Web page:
Gosick II – 5.2


The study was completely still.

It looked as though no one had gone inside for a very long time. The bookshelves and writing desk were covered in dust, and the sunlight that came in from the half-opened blue velvet curtains had scorched the hardwood floor, bleaching it in patches.

Victorique gently opened the door, and within a few footsteps, even her feet, as small and light as they were, had stirred up clouds of dust from the floor. She coughed softly, then stifled her breath, and carefully examined the room.

The study was cramped. There was a writing desk, a tall bookcase, and a large chair with curved legs. An iron candlestick sat on top of a chest. The desk, the chair, and indeed everything in the study was large and elegantly crafted in comparison to the confines of the room.

A display cabinet lined one of the walls, and arranged on the glass shelves were many antique weapons, the kind that medieval knights would have used. The crowded pile of weapons included a heavy spear made out of iron and a carved oak branch, and a long, thin sword.

Next to the cabinet was an even larger grandfather clock that someone must have been maintaining, as it still kept precise time. The pendulum slowly swayed beneath a dial that was old and nearly illegible, but Victorique somehow managed to make out the numbers.

She halted her gaze, narrowing her eyes at a single point on the floor. Her small lips parted. “This is where the body collapsed.”

Victorique shifted her gaze ever so slightly. “And this is where those gold coins fell.” She closed her eyes. “Why did all those coins fall to the floor? There must be a reason for it. I’m sure of it. This is a fragment. A fragment of chaos. One of the pieces I need for reconstruction; it has to be. I must think. I must think!”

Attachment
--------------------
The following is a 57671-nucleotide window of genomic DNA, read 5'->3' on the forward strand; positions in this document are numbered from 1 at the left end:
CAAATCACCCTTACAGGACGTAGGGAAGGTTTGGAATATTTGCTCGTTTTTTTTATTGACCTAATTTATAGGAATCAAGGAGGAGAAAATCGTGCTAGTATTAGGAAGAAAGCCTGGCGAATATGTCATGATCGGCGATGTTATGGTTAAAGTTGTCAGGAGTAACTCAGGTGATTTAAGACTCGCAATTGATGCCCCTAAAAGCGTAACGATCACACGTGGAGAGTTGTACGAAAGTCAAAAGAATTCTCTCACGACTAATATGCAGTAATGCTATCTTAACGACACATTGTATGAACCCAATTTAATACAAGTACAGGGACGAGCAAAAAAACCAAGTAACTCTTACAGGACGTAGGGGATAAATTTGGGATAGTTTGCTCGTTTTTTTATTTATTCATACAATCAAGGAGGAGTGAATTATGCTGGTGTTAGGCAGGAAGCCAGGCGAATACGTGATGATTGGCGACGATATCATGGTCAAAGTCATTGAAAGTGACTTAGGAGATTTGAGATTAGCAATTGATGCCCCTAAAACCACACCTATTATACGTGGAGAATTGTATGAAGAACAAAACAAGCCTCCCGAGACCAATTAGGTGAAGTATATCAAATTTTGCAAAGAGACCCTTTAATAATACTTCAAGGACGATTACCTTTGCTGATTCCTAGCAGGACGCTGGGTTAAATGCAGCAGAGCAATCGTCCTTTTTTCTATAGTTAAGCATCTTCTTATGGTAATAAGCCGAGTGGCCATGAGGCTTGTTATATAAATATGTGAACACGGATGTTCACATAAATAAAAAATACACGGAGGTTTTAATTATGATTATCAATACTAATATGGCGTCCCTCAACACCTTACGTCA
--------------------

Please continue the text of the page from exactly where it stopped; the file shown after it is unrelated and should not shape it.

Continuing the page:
Her green eyes slowly opened.

She looked back at the door and muttered, “And then Cordelia came in. She opened the locked door. There was no one else in the study. It seems to have been twelve o’clock at night, but the exact time is unclear. And then Cordelia found the body. …What about the window?”

Victorique ran to the window, kicking up dust in her wake. As she roughly threw open the window, more dust rose into the air like smoke. She looked outside, then shook her head.

There was nothing out there but a steep cliff, and far below it, the sound of rushing water….

“Not here,” murmured Victorique. “There’s no way to enter or exit from here. The killer must have left through the door. The study looked no different from usual. But a murder occurred here. And…”

Victorique gritted her small, pearly teeth, holding in her emotions.

And then she whispered quietly, “Maman!

“…What are you doing?”

Suddenly, Victorique heard a soft, meek voice. She gasped and turned around.

Harminia was standing there. She had opened the door without making a sound, and now looked down reproachfully upon the small intruder.

Victorique pursed her lips tightly.

“Master Sergius said that you aren’t allowed to come in here.”

“Why is that?” Victorique snapped back.

“Why…” Harminia stiffly tilted her head in confusion. It was an unnatural position, like a broken doll that was moving on its own.

“Is there something here that I’m not supposed to find?”

“…What do you mean?”